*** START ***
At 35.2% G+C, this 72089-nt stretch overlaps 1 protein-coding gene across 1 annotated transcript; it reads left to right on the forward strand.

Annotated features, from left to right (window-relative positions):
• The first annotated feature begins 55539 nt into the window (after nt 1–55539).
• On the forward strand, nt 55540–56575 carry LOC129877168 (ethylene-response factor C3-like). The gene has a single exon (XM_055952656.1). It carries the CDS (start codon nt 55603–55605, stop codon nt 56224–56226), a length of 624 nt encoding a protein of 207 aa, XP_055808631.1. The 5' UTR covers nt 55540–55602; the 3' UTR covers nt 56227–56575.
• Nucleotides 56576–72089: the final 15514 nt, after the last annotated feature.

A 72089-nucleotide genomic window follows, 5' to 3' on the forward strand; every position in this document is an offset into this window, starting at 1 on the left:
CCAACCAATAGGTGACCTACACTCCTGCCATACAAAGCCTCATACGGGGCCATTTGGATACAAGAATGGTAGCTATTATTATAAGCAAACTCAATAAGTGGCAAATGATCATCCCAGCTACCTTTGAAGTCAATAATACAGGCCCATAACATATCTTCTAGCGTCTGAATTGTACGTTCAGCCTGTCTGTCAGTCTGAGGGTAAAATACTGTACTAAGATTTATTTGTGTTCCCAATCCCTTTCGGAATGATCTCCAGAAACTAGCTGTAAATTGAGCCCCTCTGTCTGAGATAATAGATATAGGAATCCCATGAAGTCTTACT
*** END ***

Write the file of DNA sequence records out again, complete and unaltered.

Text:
At 35.2% G+C, this 72089-nt stretch overlaps 1 protein-coding gene across 1 annotated transcript; it reads left to right on the forward strand.

Annotated features, from left to right (window-relative positions):
• The first annotated feature begins 55539 nt into the window (after nt 1–55539).
• On the forward strand, nt 55540–56575 carry LOC129877168 (ethylene-response factor C3-like). The gene has a single exon (XM_055952656.1). It carries the CDS (start codon nt 55603–55605, stop codon nt 56224–56226), a length of 624 nt encoding a protein of 207 aa, XP_055808631.1. The 5' UTR covers nt 55540–55602; the 3' UTR covers nt 56227–56575.
• Nucleotides 56576–72089: the final 15514 nt, after the last annotated feature.

A 72089-nucleotide genomic window follows, 5' to 3' on the forward strand; every position in this document is an offset into this window, starting at 1 on the left:
CCAACCAATAGGTGACCTACACTCCTGCCATACAAAGCCTCATACGGGGCCATTTGGATACAAGAATGGTAGCTATTATTATAAGCAAACTCAATAAGTGGCAAATGATCATCCCAGCTACCTTTGAAGTCAATAATACAGGCCCATAACATATCTTCTAGCGTCTGAATTGTACGTTCAGCCTGTCTGTCAGTCTGAGGGTAAAATACTGTACTAAGATTTATTTGTGTTCCCAATCCCTTTCGGAATGATCTCCAGAAACTAGCTGTAAATTGAGCCCCTCTGTCTGAGATAATAGATATAGGAATCCCATGAAGTCTTACT